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News & Insight

Nikon Releases Firmware Update For D500 & Adds AF-P Support For Nine DSLRs

By Justin Heyes on March 2nd 2018

Back in the day when computers were the size of the room and ran on paper tape or punch cards, small corrections to programmed sequences were made with literal patches, then the cards were re-punched. With the dawn of modern electronic equipment, patches evolved to update a computer and its supporting data, and cameras today are essentially computing devices that deal the same.

It’s common for camera manufacturers to bring updates in the form of bug fixes, improving usability, increased performance, or in some cases, additional features. Nikon has now put out firmware updates for several of the cameras in their lineup with a focus on AF-P lenses. AF-P lenses use a “Pulse” motor or “Stepping” AF motor and are known to be even quieter and smoother with AF than AF-S lenses, making these lenses ideal when shooting video with a DSLR. This seems to be in line with the Nikon push to be better video cameras. It’s a step in the right direction.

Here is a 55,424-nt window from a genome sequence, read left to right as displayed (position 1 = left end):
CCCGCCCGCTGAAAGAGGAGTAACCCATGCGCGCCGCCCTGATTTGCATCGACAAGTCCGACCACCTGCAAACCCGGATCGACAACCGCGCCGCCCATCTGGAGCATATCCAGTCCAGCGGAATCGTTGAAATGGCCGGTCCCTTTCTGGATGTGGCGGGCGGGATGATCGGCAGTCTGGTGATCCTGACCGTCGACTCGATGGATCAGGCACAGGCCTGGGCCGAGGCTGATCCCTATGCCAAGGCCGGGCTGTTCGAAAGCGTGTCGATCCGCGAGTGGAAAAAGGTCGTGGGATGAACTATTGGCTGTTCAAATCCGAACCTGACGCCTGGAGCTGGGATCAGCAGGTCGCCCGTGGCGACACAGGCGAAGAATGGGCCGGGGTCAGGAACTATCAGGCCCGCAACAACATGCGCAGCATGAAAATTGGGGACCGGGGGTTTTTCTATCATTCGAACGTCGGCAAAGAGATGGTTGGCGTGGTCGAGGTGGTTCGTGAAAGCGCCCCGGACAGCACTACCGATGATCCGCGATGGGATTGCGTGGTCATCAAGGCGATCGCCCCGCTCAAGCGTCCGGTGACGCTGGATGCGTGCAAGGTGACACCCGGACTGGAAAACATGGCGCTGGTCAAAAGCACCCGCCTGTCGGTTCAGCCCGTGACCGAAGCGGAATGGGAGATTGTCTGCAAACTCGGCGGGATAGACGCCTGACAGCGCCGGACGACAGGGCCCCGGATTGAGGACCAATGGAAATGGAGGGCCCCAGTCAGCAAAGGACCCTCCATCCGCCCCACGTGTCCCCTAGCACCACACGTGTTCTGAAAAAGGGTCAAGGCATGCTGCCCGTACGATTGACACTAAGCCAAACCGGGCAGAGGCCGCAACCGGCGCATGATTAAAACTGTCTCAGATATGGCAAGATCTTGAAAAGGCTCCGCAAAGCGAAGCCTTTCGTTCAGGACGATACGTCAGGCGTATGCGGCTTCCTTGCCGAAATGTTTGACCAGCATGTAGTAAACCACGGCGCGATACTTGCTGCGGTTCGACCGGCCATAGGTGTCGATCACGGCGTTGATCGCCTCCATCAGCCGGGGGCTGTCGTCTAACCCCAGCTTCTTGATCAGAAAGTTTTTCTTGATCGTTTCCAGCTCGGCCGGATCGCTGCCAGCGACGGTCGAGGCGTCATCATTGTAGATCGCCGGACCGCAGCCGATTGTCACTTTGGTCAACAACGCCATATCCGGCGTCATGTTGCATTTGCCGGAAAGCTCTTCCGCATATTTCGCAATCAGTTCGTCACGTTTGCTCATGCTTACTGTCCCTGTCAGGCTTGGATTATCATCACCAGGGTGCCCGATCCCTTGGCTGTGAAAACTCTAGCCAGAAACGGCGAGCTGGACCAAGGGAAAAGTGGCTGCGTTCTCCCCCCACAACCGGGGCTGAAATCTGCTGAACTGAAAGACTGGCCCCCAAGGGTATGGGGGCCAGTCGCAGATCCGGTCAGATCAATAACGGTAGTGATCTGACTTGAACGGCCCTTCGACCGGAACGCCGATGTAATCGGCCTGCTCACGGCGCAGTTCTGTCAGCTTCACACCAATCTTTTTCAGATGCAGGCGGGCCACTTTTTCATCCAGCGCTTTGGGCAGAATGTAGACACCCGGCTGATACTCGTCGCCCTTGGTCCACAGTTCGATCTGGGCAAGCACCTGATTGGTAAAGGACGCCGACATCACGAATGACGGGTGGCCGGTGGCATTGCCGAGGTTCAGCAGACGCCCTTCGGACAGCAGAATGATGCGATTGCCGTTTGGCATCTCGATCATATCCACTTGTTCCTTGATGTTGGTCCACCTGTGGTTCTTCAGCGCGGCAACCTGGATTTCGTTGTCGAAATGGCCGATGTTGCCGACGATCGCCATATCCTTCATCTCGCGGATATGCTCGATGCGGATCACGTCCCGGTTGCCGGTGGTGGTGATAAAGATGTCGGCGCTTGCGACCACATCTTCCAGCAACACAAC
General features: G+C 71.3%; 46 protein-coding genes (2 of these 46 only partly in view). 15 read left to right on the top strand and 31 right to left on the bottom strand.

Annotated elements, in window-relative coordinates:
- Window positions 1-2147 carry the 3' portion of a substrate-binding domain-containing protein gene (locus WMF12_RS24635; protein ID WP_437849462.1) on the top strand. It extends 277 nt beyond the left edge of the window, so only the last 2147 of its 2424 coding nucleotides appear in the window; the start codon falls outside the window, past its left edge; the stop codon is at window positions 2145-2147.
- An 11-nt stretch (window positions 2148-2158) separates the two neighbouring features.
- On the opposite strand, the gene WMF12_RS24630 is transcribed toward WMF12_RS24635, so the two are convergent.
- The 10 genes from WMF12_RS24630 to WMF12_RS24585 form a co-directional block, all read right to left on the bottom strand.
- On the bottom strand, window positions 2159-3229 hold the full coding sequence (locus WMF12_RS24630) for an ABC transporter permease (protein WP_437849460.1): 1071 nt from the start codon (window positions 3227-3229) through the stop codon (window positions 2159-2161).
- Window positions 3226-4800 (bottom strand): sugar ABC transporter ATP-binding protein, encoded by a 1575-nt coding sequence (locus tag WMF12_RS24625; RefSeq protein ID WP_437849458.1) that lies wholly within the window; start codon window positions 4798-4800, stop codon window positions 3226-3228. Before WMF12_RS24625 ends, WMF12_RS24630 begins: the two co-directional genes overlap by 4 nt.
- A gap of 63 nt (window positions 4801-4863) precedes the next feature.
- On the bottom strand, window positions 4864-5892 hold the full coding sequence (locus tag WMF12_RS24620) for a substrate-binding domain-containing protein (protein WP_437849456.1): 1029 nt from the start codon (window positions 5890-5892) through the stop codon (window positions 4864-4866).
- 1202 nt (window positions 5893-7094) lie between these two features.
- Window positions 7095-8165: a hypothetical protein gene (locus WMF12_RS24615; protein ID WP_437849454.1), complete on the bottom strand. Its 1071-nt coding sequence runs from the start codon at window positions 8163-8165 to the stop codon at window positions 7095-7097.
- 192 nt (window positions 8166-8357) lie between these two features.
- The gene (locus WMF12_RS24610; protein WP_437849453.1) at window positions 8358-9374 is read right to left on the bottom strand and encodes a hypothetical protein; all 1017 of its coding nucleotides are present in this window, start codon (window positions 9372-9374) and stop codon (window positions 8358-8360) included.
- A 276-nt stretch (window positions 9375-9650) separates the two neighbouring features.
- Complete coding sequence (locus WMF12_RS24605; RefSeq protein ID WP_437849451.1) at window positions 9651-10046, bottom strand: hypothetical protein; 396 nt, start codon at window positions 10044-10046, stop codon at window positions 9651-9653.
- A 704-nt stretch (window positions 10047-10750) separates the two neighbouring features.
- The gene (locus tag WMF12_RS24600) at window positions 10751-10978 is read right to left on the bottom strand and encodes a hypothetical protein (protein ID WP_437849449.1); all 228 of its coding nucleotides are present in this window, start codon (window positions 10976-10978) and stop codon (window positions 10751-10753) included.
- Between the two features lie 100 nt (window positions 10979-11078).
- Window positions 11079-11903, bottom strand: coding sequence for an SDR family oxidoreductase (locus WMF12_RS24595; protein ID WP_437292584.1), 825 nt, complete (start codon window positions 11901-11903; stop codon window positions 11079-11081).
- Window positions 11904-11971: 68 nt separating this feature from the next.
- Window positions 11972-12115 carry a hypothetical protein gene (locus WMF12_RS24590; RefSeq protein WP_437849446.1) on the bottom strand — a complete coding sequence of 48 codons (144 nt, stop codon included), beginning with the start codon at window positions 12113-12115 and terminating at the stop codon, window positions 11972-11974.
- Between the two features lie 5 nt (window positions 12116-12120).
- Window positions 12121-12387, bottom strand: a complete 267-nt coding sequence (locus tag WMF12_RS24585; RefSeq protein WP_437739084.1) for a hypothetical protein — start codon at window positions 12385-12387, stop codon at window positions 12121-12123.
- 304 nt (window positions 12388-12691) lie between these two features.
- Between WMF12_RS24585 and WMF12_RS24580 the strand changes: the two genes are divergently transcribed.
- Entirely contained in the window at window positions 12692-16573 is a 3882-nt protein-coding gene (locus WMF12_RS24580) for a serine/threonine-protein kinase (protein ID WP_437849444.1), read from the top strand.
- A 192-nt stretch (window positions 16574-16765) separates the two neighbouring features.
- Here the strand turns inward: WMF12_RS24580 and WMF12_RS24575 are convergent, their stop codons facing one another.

[REWIND: Nikon Release Firmware Updates For D600, D610, And D750]

Nikon just released firmware updates for nine different DSLR cameras with the majority of the updates adding AF-P lens support. It seems as Nikon is finally pushing out the updated for their cameras. If you recall we reported back in July Nikon added AF-P support for the D600, D610, and D750.

Nikon also released updates for the D500. The new firmware 1.14 brings with it the following feature along with the distortion control database. The links to the firmware and database are below

  • Fixed an issue that prevented images being copied using the Copy image(s) item in the PLAYBACK MENU if an exhausted battery or no battery was inserted in the camera, even when a battery with sufficient charge was inserted in the MB-D17 battery pack.

Nikon D500 firmware update version 1.14

Nikon distortion control data version 2.017

 

About

Justin Heyes wants to live in a world where we have near misses and absolute hits; great love and small disasters. Starting his career as a gaffer, he has done work for QVC and The Rachel Ray Show, but quickly fell in love with photography. When he’s not building arcade machines, you can find him at local flea markets or attending car shows.

Explore his photographic endeavors here.

Website: Justin Heyes
Instagram: @jheyesphoto

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